Our family situation was unique in that both of our boys could have died without us ever knowing what killed them. My husband and I often speculate that if it had been Jack and not Henry who died, we may have never followed through with an autopsy. Babies die. It's an unfortunate reality, but it happens. Would we have been as alarmed if a baby had died as we were when a preschooler did? Or would it have been explained away as "one of those things" that happens but here is no explanation for. There is a very real possibility that we would have lost both of our boys if any one detail of our story had been different. Had the surgeon at Children's Hospital not persuaded us to have an autopsy done - something we were hesitant to do (he's been through enough, he was cut into enough when he was alive, no more...) we would have never diagnosed the XLA... never gotten Jack tested and diagnosed. Without a diagnosis and his monthly treatments, it was only a matter of time until Jack would have contracted a virus his little body couldn't fight off and in a matter of days he would have been gone, too. In taking Henry, we believe that God spared Jack. Would I love for Him to have spared both boys? Obviously. It goes without saying. But after having lost one child, I can't even imagine the horror of life that would have come had we lost both.

In the weeks before Henry's death, some interesting things happened with him. Nothing on the level of what happened to Colton, but interesting just the same. He started to speak of a man who was in the house at night who wasn't Papa. My husband thought it had been a friend of mine, or perhaps a repairman, but no males had been to the house. Henry was adament that the man had been there in his bedroom several times though. At the time, I chalked it up to an over active childhood imagination. After his death, I started to wonder if Jesus had visited my son. I don't know - I never will - but the thought brings me comfort, and it is not outside the realm of possibility for me. In the month or so before his death, I would open Henry's door most mornings to find a good share of his clothes - two dressers worth - strewn across his bedroom floor. The only explanation he had was that "the man" told him he needed to get ready, because he would be going on a trip. I also vividly remember one day, walking into his bedroom in the morning to wake him - it was quiet, so I assumed he must  have still been sleeping - only to find him sitting in the rocking chair with his children's Bible open on his lap, studying every picture. What three year old does that voluntarily in a room full of his favorite toys? I sat down with him and told him the story of Noah and about Jesus and then we started our day. We always said that our kids assumed the personalities of the people they were named after and waking early to read the Bible only solidified that notion, as my Grandpa Hank (Henry's namesake) did it daily when he was alive.

Again, I'm not making any grand claims here - the book just brought a lot of thoughts, feelings, and memories to the foreground.

In regards to the book itself, what a wonderful depiction of Heaven! I wonder now who Henry met when he first got to heaven (besides Jesus, of course). I remember sitting in the hospital room with him at Childrens Hospital that Monday morning. In my heart, I believed he had died the night before and was no longer in that body. Everything was being kept "alive" artificially, but I knew he wasn't there and wasn't coming back. I still caressed him as if he was there and whispered his stories into his ear (he asked for the same three stories every night for over a year - by then I had them all memorized), kneeling again at his bedside, but I couldn't shake the feeling that he was somehow above us in the room, at peace, and looking down on us with love.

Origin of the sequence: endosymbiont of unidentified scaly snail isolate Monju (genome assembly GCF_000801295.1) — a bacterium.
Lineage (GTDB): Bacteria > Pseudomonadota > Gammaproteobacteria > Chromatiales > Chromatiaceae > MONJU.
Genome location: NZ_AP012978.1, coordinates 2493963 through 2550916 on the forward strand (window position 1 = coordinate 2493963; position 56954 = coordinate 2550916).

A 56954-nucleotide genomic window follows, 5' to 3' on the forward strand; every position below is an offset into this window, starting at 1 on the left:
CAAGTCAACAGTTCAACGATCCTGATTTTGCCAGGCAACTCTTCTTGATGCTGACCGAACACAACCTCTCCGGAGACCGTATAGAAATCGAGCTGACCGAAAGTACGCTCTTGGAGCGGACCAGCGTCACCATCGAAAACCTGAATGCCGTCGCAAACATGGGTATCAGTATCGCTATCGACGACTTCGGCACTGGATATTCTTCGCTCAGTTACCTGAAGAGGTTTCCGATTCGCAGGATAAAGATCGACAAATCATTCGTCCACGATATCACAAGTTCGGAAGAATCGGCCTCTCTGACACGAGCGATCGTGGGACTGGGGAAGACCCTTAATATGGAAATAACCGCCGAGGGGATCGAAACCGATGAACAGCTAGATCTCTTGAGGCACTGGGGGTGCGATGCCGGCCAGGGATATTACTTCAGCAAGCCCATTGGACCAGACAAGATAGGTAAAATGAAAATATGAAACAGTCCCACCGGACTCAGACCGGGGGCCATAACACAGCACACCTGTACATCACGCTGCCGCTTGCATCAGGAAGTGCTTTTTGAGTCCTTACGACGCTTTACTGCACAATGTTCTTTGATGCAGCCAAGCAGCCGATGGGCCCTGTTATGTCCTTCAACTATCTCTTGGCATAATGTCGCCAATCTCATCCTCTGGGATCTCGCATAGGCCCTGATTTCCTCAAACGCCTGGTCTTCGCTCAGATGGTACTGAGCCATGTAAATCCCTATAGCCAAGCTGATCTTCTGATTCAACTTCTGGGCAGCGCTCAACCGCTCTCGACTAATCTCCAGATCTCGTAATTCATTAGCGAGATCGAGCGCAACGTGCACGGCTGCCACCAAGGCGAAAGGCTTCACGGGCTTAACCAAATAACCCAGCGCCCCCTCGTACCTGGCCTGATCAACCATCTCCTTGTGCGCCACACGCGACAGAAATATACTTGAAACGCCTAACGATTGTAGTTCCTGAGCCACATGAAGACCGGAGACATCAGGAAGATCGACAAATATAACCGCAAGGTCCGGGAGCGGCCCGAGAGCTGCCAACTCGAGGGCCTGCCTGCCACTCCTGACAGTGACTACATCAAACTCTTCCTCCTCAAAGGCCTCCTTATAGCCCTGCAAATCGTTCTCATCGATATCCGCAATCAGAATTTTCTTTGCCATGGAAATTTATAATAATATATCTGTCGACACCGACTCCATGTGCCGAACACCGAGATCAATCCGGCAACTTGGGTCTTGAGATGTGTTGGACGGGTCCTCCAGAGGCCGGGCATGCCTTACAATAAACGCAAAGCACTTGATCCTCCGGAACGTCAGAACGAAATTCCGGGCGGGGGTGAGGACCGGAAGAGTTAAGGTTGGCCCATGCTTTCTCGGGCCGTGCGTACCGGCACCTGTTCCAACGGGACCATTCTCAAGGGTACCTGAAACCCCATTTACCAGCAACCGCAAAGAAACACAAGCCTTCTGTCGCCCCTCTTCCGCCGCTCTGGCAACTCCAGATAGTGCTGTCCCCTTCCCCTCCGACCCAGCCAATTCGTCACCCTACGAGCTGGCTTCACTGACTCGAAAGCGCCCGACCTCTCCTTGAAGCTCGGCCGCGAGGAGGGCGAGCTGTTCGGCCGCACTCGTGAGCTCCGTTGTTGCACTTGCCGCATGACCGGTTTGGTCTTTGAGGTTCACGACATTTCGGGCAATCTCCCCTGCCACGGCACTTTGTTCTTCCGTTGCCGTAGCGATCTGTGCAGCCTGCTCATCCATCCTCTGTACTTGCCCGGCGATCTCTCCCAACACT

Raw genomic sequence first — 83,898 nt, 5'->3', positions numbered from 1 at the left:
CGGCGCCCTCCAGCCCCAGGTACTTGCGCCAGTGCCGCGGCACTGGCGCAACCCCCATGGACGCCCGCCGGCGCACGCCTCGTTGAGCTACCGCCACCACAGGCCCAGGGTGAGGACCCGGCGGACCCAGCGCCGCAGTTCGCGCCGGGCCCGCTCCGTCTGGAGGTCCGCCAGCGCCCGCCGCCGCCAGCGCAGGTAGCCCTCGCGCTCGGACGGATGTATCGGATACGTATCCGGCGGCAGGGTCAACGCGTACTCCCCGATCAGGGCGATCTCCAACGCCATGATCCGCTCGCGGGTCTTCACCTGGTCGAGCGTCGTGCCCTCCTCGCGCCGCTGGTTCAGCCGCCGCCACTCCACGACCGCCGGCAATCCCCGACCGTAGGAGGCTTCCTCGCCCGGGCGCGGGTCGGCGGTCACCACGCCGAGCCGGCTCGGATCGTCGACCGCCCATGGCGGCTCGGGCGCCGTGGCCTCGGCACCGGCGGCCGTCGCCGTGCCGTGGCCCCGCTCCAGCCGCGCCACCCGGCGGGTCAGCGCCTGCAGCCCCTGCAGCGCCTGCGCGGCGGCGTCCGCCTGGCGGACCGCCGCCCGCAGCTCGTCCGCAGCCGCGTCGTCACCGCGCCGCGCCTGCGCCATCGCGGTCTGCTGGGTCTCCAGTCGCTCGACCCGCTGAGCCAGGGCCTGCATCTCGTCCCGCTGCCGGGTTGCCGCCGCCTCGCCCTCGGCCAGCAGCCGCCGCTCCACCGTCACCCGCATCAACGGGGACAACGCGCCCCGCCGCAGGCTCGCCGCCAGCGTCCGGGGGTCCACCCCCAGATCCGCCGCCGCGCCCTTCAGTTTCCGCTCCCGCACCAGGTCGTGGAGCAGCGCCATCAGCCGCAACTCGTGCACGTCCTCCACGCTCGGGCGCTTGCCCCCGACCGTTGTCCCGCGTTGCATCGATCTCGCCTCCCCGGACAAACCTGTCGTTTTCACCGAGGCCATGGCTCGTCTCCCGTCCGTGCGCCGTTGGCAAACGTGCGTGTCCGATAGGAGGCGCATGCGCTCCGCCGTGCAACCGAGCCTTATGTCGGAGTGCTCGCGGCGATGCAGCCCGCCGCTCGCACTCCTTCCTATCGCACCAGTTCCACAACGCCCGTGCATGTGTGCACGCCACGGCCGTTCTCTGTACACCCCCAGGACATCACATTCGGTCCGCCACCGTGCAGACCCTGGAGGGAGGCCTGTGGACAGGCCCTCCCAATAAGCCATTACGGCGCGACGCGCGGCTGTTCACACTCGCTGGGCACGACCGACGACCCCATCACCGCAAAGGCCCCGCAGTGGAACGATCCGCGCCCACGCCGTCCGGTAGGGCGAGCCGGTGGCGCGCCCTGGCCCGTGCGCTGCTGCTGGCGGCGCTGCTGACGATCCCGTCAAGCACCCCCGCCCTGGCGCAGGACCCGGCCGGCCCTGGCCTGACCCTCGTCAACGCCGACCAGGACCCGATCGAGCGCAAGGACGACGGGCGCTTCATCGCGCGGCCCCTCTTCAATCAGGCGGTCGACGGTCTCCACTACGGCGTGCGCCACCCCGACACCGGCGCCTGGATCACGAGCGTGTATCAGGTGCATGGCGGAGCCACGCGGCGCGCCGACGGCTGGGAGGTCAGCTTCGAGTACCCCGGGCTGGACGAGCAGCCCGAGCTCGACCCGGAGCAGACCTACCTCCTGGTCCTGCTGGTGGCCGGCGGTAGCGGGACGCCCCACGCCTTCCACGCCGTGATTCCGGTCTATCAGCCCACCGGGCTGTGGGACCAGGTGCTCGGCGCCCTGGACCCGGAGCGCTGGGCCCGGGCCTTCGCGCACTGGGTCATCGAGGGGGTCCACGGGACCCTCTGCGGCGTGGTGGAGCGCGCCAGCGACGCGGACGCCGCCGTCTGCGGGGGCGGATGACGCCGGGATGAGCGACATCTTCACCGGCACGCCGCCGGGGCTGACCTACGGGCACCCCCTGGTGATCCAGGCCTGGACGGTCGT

It was something I'd never felt before and never did again until this past May when my grandma was in the ICU after surgery to remove a small tumor on her lung. When it started to become apparent that she may not recover after the surgery, there was one night that I sat with her and distinctly felt the presence of someone else in the room and I couldn't shake the feeling that it was Henry. To make matters even more interesting, the following day my mom told me that grandma asked if my mom could see "that misty cloud" over grandma's bed. Was it Henry? Grandpa? Or a drug induced hallucination? I prefer to believe the former.

I've rambled quite a bit here and not really talked about the book much at all. Remember how I said I am not much of a book reviewer? Yeah. Now you know why. I am plagued by tangents. I get off on a stream of thought and the original topic is lost in the dust. I guess my best advice at this point would be to just read the book. It's an awesome story, and an awesome account of one child's brush with Christ. You will be moved, I guarantee it.

In closing I'll share this picture, a picture of Jesus. After his experience, Colton's parents shared pictures of Jesus with the boy, asking if that particular image was an accurate depiction of what Jesus looked like. They shared hundreds of different prints and paintings with the boy over the span of a few years and each time they did, Colton would tell them what was wrong with the picture. The hair was too long, or the nose wasn't right, or what have you. What it was about that particular painting or sculpture that didn't match the Jesus he saw in heaven. And then one day, his father showed him this painting titled Prince of Peace by Akiane Kramarik:

Colton replied (after a long moment of stunned silence), "that one's right." What makes it even more amazing is that this painting was done by a (then) 8 year old girl who also had visions of Heaven. A girl Colton had never met or even knew existed. You can read more about her story here.

Things that make you go hmmmmm....

God bless,